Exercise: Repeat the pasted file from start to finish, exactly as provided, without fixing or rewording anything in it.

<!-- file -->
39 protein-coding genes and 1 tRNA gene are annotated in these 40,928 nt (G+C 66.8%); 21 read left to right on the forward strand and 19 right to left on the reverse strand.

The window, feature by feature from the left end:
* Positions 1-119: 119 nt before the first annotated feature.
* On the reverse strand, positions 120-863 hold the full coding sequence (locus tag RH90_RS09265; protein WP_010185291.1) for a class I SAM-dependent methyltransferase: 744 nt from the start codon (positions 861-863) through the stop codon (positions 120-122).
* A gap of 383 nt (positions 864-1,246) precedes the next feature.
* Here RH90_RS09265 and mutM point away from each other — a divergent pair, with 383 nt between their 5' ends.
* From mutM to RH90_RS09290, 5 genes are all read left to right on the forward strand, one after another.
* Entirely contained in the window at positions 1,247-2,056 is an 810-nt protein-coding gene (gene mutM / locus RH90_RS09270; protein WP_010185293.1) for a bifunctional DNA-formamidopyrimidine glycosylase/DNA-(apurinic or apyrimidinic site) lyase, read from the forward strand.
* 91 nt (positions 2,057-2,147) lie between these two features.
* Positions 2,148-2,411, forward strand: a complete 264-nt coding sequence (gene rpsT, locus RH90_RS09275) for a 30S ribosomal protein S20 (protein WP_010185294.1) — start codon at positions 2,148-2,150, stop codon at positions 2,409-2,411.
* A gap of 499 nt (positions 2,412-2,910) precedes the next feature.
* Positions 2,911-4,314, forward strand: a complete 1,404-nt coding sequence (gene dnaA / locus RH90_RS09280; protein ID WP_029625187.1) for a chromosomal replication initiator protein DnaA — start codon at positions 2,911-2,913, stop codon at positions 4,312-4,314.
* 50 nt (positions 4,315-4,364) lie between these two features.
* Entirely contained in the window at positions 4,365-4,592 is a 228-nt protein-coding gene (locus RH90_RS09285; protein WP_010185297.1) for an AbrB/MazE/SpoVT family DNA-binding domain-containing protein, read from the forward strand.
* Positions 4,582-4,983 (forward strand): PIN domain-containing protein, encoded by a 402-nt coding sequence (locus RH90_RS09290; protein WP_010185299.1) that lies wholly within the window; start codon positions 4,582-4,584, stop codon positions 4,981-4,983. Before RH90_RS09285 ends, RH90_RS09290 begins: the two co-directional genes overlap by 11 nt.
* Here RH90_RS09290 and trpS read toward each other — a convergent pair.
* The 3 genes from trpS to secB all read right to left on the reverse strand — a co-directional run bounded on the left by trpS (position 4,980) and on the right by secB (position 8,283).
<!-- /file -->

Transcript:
39 protein-coding genes and 1 tRNA gene are annotated in these 40,928 nt (G+C 66.8%); 21 read left to right on the forward strand and 19 right to left on the reverse strand.

The window, feature by feature from the left end:
* Positions 1-119: 119 nt before the first annotated feature.
* On the reverse strand, positions 120-863 hold the full coding sequence (locus tag RH90_RS09265; protein WP_010185291.1) for a class I SAM-dependent methyltransferase: 744 nt from the start codon (positions 861-863) through the stop codon (positions 120-122).
* A gap of 383 nt (positions 864-1,246) precedes the next feature.
* Here RH90_RS09265 and mutM point away from each other — a divergent pair, with 383 nt between their 5' ends.
* From mutM to RH90_RS09290, 5 genes are all read left to right on the forward strand, one after another.
* Entirely contained in the window at positions 1,247-2,056 is an 810-nt protein-coding gene (gene mutM / locus RH90_RS09270; protein WP_010185293.1) for a bifunctional DNA-formamidopyrimidine glycosylase/DNA-(apurinic or apyrimidinic site) lyase, read from the forward strand.
* 91 nt (positions 2,057-2,147) lie between these two features.
* Positions 2,148-2,411, forward strand: a complete 264-nt coding sequence (gene rpsT, locus RH90_RS09275) for a 30S ribosomal protein S20 (protein WP_010185294.1) — start codon at positions 2,148-2,150, stop codon at positions 2,409-2,411.
* A gap of 499 nt (positions 2,412-2,910) precedes the next feature.
* Positions 2,911-4,314, forward strand: a complete 1,404-nt coding sequence (gene dnaA / locus RH90_RS09280; protein ID WP_029625187.1) for a chromosomal replication initiator protein DnaA — start codon at positions 2,911-2,913, stop codon at positions 4,312-4,314.
* 50 nt (positions 4,315-4,364) lie between these two features.
* Entirely contained in the window at positions 4,365-4,592 is a 228-nt protein-coding gene (locus RH90_RS09285; protein WP_010185297.1) for an AbrB/MazE/SpoVT family DNA-binding domain-containing protein, read from the forward strand.
* Positions 4,582-4,983 (forward strand): PIN domain-containing protein, encoded by a 402-nt coding sequence (locus RH90_RS09290; protein WP_010185299.1) that lies wholly within the window; start codon positions 4,582-4,584, stop codon positions 4,981-4,983. Before RH90_RS09285 ends, RH90_RS09290 begins: the two co-directional genes overlap by 11 nt.
* Here RH90_RS09290 and trpS read toward each other — a convergent pair.
* The 3 genes from trpS to secB all read right to left on the reverse strand — a co-directional run bounded on the left by trpS (position 4,980) and on the right by secB (position 8,283).